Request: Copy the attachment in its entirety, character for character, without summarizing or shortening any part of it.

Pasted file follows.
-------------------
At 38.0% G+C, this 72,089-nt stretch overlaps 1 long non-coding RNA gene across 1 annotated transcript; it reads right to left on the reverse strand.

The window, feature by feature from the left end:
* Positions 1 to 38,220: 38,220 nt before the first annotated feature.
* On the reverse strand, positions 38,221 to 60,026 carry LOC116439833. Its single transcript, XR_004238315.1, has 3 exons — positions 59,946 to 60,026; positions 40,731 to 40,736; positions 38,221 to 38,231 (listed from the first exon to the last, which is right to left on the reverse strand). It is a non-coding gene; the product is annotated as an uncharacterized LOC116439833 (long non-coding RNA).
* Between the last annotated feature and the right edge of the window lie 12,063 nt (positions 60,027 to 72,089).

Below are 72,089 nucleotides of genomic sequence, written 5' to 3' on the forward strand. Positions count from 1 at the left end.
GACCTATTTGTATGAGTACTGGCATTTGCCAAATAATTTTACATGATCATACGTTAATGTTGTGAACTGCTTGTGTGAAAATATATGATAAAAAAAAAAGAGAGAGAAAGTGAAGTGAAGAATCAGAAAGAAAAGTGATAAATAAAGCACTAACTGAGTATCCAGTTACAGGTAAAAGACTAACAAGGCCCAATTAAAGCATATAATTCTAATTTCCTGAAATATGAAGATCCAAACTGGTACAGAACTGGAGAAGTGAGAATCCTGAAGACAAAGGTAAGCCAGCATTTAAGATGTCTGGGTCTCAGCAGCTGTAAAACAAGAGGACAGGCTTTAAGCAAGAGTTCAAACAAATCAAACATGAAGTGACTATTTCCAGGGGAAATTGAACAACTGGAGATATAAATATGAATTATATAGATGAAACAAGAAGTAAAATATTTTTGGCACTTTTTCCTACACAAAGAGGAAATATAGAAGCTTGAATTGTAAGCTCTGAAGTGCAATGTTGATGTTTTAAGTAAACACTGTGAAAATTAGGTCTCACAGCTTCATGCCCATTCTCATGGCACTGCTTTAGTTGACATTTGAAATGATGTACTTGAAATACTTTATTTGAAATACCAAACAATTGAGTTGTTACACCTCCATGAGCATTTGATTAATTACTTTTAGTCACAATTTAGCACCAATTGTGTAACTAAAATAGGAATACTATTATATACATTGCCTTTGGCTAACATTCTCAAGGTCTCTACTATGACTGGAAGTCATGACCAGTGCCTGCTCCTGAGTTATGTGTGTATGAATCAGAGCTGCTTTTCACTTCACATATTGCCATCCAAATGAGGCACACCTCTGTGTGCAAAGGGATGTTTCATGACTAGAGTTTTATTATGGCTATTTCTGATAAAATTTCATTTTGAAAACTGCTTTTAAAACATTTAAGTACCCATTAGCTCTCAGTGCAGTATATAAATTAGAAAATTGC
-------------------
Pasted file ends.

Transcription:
At 38.0% G+C, this 72,089-nt stretch overlaps 1 long non-coding RNA gene across 1 annotated transcript; it reads right to left on the reverse strand.

The window, feature by feature from the left end:
* Positions 1 to 38,220: 38,220 nt before the first annotated feature.
* On the reverse strand, positions 38,221 to 60,026 carry LOC116439833. Its single transcript, XR_004238315.1, has 3 exons — positions 59,946 to 60,026; positions 40,731 to 40,736; positions 38,221 to 38,231 (listed from the first exon to the last, which is right to left on the reverse strand). It is a non-coding gene; the product is annotated as an uncharacterized LOC116439833 (long non-coding RNA).
* Between the last annotated feature and the right edge of the window lie 12,063 nt (positions 60,027 to 72,089).

Below are 72,089 nucleotides of genomic sequence, written 5' to 3' on the forward strand. Positions count from 1 at the left end.
GACCTATTTGTATGAGTACTGGCATTTGCCAAATAATTTTACATGATCATACGTTAATGTTGTGAACTGCTTGTGTGAAAATATATGATAAAAAAAAAAGAGAGAGAAAGTGAAGTGAAGAATCAGAAAGAAAAGTGATAAATAAAGCACTAACTGAGTATCCAGTTACAGGTAAAAGACTAACAAGGCCCAATTAAAGCATATAATTCTAATTTCCTGAAATATGAAGATCCAAACTGGTACAGAACTGGAGAAGTGAGAATCCTGAAGACAAAGGTAAGCCAGCATTTAAGATGTCTGGGTCTCAGCAGCTGTAAAACAAGAGGACAGGCTTTAAGCAAGAGTTCAAACAAATCAAACATGAAGTGACTATTTCCAGGGGAAATTGAACAACTGGAGATATAAATATGAATTATATAGATGAAACAAGAAGTAAAATATTTTTGGCACTTTTTCCTACACAAAGAGGAAATATAGAAGCTTGAATTGTAAGCTCTGAAGTGCAATGTTGATGTTTTAAGTAAACACTGTGAAAATTAGGTCTCACAGCTTCATGCCCATTCTCATGGCACTGCTTTAGTTGACATTTGAAATGATGTACTTGAAATACTTTATTTGAAATACCAAACAATTGAGTTGTTACACCTCCATGAGCATTTGATTAATTACTTTTAGTCACAATTTAGCACCAATTGTGTAACTAAAATAGGAATACTATTATATACATTGCCTTTGGCTAACATTCTCAAGGTCTCTACTATGACTGGAAGTCATGACCAGTGCCTGCTCCTGAGTTATGTGTGTATGAATCAGAGCTGCTTTTCACTTCACATATTGCCATCCAAATGAGGCACACCTCTGTGTGCAAAGGGATGTTTCATGACTAGAGTTTTATTATGGCTATTTCTGATAAAATTTCATTTTGAAAACTGCTTTTAAAACATTTAAGTACCCATTAGCTCTCAGTGCAGTATATAAATTAGAAAATTGC